In a recent webinar by Certain and Heinz Marketing, top marketing and event industry professionals discussed findings from The 2018 State of B2B Event Marketing: Uncovering Best Practices to Drive Value, Pipeline, and Revenue, and offered their insights on how companies can maximize their events in 2018.
Taking a Holistic Approach
One of the most surprising results of the report is that while half of respondents reported that hosted events are in their top five channels being used for demand creation, 40 percent of respondents ranked events as ineffective. How do we explain this? Certain’s VP of Marketing, Kristen Alexander, suggested that part of the problem lies in the fact that often times there is an over-emphasis on pre-event marketing. “The opportunity for events and increasing the effectiveness of events is thinking about events holistically, throughout the entire journey, from pre-event to the opportunity to market during an event, and the opportunity to market after an event.”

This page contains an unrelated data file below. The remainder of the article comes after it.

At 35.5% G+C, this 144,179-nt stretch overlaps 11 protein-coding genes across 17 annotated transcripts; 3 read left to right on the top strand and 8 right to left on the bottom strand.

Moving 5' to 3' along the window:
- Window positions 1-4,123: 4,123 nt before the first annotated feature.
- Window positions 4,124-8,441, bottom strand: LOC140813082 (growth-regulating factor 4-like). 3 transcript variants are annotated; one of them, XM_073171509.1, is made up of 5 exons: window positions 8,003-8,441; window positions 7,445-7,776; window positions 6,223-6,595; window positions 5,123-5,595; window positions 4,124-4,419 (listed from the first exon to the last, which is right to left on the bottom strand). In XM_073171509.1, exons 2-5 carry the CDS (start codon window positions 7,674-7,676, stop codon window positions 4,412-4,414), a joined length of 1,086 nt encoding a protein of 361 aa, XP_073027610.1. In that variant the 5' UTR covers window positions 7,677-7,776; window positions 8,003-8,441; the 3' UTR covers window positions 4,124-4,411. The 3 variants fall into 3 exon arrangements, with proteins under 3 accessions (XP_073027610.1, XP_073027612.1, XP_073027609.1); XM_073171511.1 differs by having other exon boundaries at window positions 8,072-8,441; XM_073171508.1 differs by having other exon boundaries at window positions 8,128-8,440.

Alexander stressed the importance of collecting real-time data during events, as this helps to better engage with targets both at the event and beyond by personalizing the experience.
Professional Keynote Speaker and CEO of Marketing Insider Group, Michael Brenner, said that, “The companies that are the most effective are the ones that look at their event as an ‘always-on’ activity.” This includes asking speakers to help promote events, write articles about the event, post event conversations by using the event hashtag, and hosting quarterly webinars that tie back to your theme. Brenner emphasized the importance of leveling out your pre- and post-event activities so that the value of your event carries on throughout the year.
- Pre-Event Marketing
Alexander continued to note that from the start of the planning process, event marketers should find ways to take the time to think strategically about what you want to accomplish from an engagement perspective. “The real opportunity is for marketers to take a step back and think more strategically about their events program and what they’re trying to accomplish; if they can understand three things from their attendees, what would those three things be that could power their marketing in a smarter way?”
- During the Event
Results from the report revealed that when it comes to marketing during an event, social hashtags are still a popular choice. “Every event needs to make sure that they have a hashtag strategy,” said Brenner “You’ve got to provide mobile interactivity with your audience; it’s a potential disaster for the events that don’t take advantage of it.”